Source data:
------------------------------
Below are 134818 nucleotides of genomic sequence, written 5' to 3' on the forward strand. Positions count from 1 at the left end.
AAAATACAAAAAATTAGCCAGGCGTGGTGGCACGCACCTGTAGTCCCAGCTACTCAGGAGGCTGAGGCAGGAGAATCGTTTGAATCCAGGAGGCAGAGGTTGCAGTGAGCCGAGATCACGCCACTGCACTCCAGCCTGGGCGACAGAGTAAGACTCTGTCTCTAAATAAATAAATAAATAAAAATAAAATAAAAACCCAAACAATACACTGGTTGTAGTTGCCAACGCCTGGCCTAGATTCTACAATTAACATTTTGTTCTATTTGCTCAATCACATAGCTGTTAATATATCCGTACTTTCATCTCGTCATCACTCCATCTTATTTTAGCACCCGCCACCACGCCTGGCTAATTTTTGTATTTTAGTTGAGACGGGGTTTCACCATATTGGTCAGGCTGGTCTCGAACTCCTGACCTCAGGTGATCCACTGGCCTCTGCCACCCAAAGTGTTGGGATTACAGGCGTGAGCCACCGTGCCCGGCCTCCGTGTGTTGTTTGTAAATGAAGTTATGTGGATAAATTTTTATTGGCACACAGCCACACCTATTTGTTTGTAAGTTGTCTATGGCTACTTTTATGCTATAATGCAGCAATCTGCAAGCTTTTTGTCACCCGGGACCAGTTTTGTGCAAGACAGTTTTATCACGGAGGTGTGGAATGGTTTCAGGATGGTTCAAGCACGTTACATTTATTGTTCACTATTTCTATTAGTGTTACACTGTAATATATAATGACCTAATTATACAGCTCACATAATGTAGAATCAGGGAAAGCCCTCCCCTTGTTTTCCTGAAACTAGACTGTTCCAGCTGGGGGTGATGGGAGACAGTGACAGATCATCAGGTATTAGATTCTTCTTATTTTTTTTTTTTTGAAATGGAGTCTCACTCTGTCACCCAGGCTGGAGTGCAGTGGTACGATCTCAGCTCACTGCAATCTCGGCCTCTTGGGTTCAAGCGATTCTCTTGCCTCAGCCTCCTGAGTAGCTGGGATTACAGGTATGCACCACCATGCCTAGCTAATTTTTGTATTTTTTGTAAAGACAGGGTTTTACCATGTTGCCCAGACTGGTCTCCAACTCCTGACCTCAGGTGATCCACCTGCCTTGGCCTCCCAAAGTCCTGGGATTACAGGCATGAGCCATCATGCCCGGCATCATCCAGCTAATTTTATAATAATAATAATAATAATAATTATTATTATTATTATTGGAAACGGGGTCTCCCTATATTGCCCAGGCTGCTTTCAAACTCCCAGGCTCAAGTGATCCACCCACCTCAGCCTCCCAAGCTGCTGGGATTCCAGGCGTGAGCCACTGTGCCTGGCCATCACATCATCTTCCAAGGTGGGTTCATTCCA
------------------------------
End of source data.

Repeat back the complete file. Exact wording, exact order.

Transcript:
Below are 134818 nucleotides of genomic sequence, written 5' to 3' on the forward strand. Positions count from 1 at the left end.
AAAATACAAAAAATTAGCCAGGCGTGGTGGCACGCACCTGTAGTCCCAGCTACTCAGGAGGCTGAGGCAGGAGAATCGTTTGAATCCAGGAGGCAGAGGTTGCAGTGAGCCGAGATCACGCCACTGCACTCCAGCCTGGGCGACAGAGTAAGACTCTGTCTCTAAATAAATAAATAAATAAAAATAAAATAAAAACCCAAACAATACACTGGTTGTAGTTGCCAACGCCTGGCCTAGATTCTACAATTAACATTTTGTTCTATTTGCTCAATCACATAGCTGTTAATATATCCGTACTTTCATCTCGTCATCACTCCATCTTATTTTAGCACCCGCCACCACGCCTGGCTAATTTTTGTATTTTAGTTGAGACGGGGTTTCACCATATTGGTCAGGCTGGTCTCGAACTCCTGACCTCAGGTGATCCACTGGCCTCTGCCACCCAAAGTGTTGGGATTACAGGCGTGAGCCACCGTGCCCGGCCTCCGTGTGTTGTTTGTAAATGAAGTTATGTGGATAAATTTTTATTGGCACACAGCCACACCTATTTGTTTGTAAGTTGTCTATGGCTACTTTTATGCTATAATGCAGCAATCTGCAAGCTTTTTGTCACCCGGGACCAGTTTTGTGCAAGACAGTTTTATCACGGAGGTGTGGAATGGTTTCAGGATGGTTCAAGCACGTTACATTTATTGTTCACTATTTCTATTAGTGTTACACTGTAATATATAATGACCTAATTATACAGCTCACATAATGTAGAATCAGGGAAAGCCCTCCCCTTGTTTTCCTGAAACTAGACTGTTCCAGCTGGGGGTGATGGGAGACAGTGACAGATCATCAGGTATTAGATTCTTCTTATTTTTTTTTTTTTGAAATGGAGTCTCACTCTGTCACCCAGGCTGGAGTGCAGTGGTACGATCTCAGCTCACTGCAATCTCGGCCTCTTGGGTTCAAGCGATTCTCTTGCCTCAGCCTCCTGAGTAGCTGGGATTACAGGTATGCACCACCATGCCTAGCTAATTTTTGTATTTTTTGTAAAGACAGGGTTTTACCATGTTGCCCAGACTGGTCTCCAACTCCTGACCTCAGGTGATCCACCTGCCTTGGCCTCCCAAAGTCCTGGGATTACAGGCATGAGCCATCATGCCCGGCATCATCCAGCTAATTTTATAATAATAATAATAATAATAATTATTATTATTATTATTGGAAACGGGGTCTCCCTATATTGCCCAGGCTGCTTTCAAACTCCCAGGCTCAAGTGATCCACCCACCTCAGCCTCCCAAGCTGCTGGGATTCCAGGCGTGAGCCACTGTGCCTGGCCATCACATCATCTTCCAAGGTGGGTTCATTCCA